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Organizers encouraged students from diverse backgrounds to apply such as Indigenous, female and LGBTQ+

In October, undergraduate and graduate students from around Oʻahu gathered at the East-West Center for a three-day workshop to engage on nuclear policy issues. The workshop featured lectures from leading experts, group discussions and a crisis scenario exercise. In addition to discussing policy issues at the global level, students also thought critically about the ways nuclear policies impact Hawaiʻi and the Asia-Pacific region.

“This workshop may very well be the first time deterrence, nonproliferation and disarmament have been discussed on the UH Mānoa campus since the Reagan administration,” said Brien Hallett, professor in the Matsunaga Institute for Peace at the University of Hawaiʻi at Mānoa.

The Honolulu Nuclear Policy Workshop was organized by the Truman Center for National Policy in partnership with UH Mānoa’s Center for Indo-Pacific Affairs and Center for Pacific Islands Studies and the Pacific Islands Development Program at the East-West Center. It was the latest in a series of workshops the Truman Center has convened in cities such as Chicago and Atlanta with the goal of diversifying the pipeline of people working in U.S. nuclear security. This diversity ensures a more comprehensive representation of communities affected by those policies and fosters a more inclusive policy making process.

Encouraging diverse perspectives

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Discussions highlighted links between nuclear policy debates and its impact on Hawaiʻi and the Asia-Pacific region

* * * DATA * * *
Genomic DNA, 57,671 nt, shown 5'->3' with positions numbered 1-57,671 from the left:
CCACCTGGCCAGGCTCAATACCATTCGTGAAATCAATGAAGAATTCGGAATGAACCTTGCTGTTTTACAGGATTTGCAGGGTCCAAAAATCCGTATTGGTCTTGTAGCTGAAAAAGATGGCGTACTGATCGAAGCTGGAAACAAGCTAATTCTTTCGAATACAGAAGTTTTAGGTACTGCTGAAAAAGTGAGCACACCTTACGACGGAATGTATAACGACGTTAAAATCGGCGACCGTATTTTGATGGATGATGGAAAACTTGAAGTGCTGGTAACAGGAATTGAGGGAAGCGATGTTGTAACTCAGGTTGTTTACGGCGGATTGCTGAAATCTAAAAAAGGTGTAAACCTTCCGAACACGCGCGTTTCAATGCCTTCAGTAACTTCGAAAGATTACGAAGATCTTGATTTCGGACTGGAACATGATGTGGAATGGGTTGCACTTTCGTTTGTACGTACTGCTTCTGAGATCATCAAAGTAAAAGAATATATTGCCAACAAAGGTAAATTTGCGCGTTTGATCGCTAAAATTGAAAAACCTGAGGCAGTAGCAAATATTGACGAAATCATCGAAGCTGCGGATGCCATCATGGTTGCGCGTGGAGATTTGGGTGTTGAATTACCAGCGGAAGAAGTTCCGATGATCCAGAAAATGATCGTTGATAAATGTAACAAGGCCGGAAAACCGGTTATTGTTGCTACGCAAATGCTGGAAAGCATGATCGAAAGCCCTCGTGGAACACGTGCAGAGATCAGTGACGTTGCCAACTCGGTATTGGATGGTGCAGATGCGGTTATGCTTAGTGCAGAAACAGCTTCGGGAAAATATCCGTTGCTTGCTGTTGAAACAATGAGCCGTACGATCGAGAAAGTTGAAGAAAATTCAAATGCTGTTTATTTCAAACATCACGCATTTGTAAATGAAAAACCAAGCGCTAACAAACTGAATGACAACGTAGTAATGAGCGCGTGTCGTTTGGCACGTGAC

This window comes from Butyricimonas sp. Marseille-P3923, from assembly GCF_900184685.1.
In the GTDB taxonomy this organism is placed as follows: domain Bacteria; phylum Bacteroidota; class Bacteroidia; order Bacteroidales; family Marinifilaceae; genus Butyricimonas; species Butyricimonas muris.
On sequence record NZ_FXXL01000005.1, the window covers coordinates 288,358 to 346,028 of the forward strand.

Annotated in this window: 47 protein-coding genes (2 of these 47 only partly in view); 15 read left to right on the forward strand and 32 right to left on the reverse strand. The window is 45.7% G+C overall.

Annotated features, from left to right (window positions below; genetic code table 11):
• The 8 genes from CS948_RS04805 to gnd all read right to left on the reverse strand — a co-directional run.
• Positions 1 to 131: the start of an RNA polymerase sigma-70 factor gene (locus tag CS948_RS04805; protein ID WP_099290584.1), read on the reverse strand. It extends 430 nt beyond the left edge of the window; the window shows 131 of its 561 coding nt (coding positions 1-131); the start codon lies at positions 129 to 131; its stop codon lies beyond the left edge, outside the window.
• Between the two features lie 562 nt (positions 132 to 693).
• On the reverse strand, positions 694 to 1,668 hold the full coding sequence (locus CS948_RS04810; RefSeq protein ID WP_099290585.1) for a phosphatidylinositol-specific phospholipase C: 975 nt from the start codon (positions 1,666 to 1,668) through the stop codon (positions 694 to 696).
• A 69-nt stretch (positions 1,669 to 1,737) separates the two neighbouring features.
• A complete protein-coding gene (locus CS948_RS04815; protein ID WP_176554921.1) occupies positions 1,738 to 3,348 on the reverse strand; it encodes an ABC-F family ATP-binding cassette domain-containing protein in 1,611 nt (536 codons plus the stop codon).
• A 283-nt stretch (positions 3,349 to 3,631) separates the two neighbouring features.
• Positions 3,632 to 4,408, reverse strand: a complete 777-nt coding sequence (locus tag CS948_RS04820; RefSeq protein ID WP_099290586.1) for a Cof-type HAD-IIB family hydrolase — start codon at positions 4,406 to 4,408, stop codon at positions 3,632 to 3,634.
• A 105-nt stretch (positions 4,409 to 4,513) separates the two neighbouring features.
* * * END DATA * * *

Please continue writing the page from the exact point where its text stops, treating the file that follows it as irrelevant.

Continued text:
No prior expertise with nuclear issues was required to apply for the workshop, and the organizers actively encouraged applications from women, people of color, Indigenous and LGBTQ+ students. Thirteen undergraduate and graduate students from UH Mānoa, Hawaiʻi Pacific University, Chaminade University of Honolulu and University of the South Pacific were selected to participate.

“I came away with a new perspective and more confidence in my ability to discuss nuclear policy issues,” said Monica Orillo, a graduate student in Asian Studies at UH Mānoa.

The first day of the workshop kicked off with sessions addressing the dawn of the nuclear age and nuclear deterrence led by Lily Wijtowicz from the Truman Center. The second day included a breakout session on proliferation in East Asia and a lecture on deterrence in East Asia by David Santoro from Pacific Forum, a Honolulu-based non-profit foreign policy research institute. The third day began with a session on nuclear disarmament led by Jana Wattenburg from Aberystwyth University, followed by a lecture on why nuclear testing matters for Hawaiʻi by Lilly Adams from the Union of Concerned Scientists.

Nuclear weapons, public health, environmental preservation

Throughout the workshop, discussions highlighted the links between nuclear weapons, public health and environmental preservation. Participants explored the continued risks that nuclear weapons pose to people around the world, especially those in historically underserved communities. Students were encouraged to think critically about the policy making process and to consider how the inclusion of new voices could impact their communities and the world.

“Prior to the workshop, I had never thought about viewing nuclear politics through a gender lens, or using feminism as a tool for world peace, or that increased gender representation at nuclear arms control and disarmament discussions could potentially shape a different kind of foreign nuclear policy,” said Elizabeth Yen Tzu Liew, a student in the UH Mānoa Master’s in Asian International Affairs program.

The workshop concluded with a panel discussion on careers in nuclear policy featuring speakers working in a variety of fields. Liew said, “This experience was instrumental in inspiring me to see the myriad of career opportunities where nuclear politics could merge with soft power, my area of interest, and that one need not be a nuclear scientist to pursue a career related to nuclear policy.”

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